Neoliberalism, environmentalism, and agricultural restructuring in Morocco
Neoliberal restructuring in Morocco has been taking place for over twenty years. Beginning with a decade of structural adjustment, from the early 1980s to the early 1990s, parts of the public sector have been privatized, state services such as health care and education reduced, tariffs lowered and exports heavily promoted. In the dryland agricultural areas, a declensionist colonial environmental narrative has been appropriated to help justify and implement the neoliberal goals of land privatization and the intensification of agricultural production in the name of environmental protection. This paper contributes to areas of growing interest for geographers through an analysis of the underexplored relationship between neoliberalism and environmentalism, in the form of questionable environmental narratives, in Morocco. Land degradation in the dryland agricultural areas of Morocco is commonly blamed on overgrazing by local pastoralists despite existing documentation that suggests instead that ploughing of marginal lands and over-irrigation are the primary drivers of land degradation in the region. The deployment of this colonial environmental narrative of ‘native improvidence’ has facilitated an expansion of state power over collective rangelands under neoliberalism at the same time that government involvement has decreased in other sectors. The effects of neoliberalism in Morocco have been complex and thus the paper argues that current neoliberal reforms such as the Morocco–US free trade agreement need to be scrutinized carefully to prevent a further exacerbation of poverty as well as to prevent further land degradation in these areas.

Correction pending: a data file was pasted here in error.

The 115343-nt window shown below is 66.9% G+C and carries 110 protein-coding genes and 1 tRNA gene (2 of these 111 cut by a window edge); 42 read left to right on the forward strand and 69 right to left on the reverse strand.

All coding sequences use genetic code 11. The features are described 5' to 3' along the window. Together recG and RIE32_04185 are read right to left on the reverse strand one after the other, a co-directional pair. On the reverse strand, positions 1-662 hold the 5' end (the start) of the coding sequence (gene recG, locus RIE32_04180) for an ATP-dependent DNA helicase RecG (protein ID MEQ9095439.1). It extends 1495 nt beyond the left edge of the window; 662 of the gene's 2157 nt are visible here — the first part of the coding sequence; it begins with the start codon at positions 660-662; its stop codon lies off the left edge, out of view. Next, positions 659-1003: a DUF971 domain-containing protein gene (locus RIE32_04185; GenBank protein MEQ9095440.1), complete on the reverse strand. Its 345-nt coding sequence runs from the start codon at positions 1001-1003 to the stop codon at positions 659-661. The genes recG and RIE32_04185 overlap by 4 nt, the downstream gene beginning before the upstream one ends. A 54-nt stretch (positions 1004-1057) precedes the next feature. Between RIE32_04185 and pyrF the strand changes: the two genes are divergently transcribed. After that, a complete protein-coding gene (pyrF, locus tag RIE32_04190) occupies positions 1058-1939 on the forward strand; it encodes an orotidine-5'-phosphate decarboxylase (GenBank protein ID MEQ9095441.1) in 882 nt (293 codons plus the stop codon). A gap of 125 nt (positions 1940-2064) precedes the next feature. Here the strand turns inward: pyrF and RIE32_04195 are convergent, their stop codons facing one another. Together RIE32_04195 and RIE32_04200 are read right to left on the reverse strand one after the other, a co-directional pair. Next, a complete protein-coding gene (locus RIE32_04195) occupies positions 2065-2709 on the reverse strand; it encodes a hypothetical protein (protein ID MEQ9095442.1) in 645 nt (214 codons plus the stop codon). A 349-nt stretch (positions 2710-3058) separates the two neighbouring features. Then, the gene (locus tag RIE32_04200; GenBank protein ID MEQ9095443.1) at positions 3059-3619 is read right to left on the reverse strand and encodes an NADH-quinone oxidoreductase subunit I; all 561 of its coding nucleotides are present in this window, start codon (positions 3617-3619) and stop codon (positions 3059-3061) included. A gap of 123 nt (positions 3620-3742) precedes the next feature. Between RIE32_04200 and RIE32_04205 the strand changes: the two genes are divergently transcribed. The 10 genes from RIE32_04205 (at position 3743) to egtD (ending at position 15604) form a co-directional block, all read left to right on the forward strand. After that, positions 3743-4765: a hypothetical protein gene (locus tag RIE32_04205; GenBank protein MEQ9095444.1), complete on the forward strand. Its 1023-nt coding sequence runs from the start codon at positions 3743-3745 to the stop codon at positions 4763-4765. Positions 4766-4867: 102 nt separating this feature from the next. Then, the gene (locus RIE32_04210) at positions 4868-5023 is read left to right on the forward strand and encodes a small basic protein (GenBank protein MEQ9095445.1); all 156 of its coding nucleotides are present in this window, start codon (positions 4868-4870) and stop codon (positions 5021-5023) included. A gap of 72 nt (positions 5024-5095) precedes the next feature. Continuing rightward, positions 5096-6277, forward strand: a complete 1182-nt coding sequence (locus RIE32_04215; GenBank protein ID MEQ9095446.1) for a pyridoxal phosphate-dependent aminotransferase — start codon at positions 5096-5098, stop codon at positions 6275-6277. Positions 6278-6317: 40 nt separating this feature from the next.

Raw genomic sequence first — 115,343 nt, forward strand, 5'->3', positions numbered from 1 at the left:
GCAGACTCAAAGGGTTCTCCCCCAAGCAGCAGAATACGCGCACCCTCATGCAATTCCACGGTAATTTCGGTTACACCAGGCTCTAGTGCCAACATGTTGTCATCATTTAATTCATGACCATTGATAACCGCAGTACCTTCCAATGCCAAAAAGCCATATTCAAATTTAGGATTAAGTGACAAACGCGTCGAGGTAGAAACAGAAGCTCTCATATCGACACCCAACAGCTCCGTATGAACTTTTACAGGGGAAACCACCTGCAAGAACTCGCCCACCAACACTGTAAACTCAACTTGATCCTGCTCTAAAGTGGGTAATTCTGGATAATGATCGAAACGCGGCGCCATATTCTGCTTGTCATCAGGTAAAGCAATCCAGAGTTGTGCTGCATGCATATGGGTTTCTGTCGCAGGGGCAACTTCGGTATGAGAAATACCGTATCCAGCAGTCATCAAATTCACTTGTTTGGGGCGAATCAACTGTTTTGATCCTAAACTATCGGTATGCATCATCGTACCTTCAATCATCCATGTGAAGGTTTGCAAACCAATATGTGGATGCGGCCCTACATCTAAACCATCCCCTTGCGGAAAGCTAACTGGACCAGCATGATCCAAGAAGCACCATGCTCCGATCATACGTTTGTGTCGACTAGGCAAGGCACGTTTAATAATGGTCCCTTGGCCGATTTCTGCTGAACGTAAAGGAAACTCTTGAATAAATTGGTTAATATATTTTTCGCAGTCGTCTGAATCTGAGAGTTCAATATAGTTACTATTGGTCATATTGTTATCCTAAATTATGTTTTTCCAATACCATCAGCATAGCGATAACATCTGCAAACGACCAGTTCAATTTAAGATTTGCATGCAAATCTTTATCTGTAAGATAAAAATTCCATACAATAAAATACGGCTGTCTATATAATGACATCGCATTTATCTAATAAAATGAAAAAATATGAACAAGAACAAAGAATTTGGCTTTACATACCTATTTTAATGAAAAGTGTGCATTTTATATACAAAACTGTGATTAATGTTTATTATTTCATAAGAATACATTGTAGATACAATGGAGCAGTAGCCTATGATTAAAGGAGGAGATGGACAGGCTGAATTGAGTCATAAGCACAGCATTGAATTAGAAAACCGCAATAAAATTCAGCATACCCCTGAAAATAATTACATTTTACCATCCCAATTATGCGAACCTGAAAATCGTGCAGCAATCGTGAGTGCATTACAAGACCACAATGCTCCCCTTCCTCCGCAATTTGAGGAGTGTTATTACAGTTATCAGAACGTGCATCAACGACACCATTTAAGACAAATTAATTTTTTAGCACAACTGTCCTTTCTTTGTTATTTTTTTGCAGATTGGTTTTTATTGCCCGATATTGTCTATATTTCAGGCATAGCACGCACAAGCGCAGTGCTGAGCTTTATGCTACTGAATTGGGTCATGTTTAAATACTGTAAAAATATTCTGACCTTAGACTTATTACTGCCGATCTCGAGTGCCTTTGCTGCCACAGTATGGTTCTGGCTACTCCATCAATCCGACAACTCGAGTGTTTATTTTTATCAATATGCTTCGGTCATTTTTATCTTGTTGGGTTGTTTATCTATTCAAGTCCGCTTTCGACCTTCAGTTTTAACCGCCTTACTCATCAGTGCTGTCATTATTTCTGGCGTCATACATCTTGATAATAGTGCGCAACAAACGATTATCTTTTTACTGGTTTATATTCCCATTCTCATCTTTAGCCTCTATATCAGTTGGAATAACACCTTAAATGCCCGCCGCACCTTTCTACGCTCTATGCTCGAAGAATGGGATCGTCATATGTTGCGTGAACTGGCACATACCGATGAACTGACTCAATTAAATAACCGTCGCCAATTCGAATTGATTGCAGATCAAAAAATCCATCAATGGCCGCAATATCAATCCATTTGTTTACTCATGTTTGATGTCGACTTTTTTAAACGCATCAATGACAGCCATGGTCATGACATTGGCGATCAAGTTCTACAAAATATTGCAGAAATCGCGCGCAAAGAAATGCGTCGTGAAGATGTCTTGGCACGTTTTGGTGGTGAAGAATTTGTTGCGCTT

No Supplementary Data
No Article Media
Document Type: Research Article
Affiliations: Department of Geography and the Environment, University of Texas at Austin, Austin, TX 78712, USA, Email: [email protected]
Publication date: 01 June 2006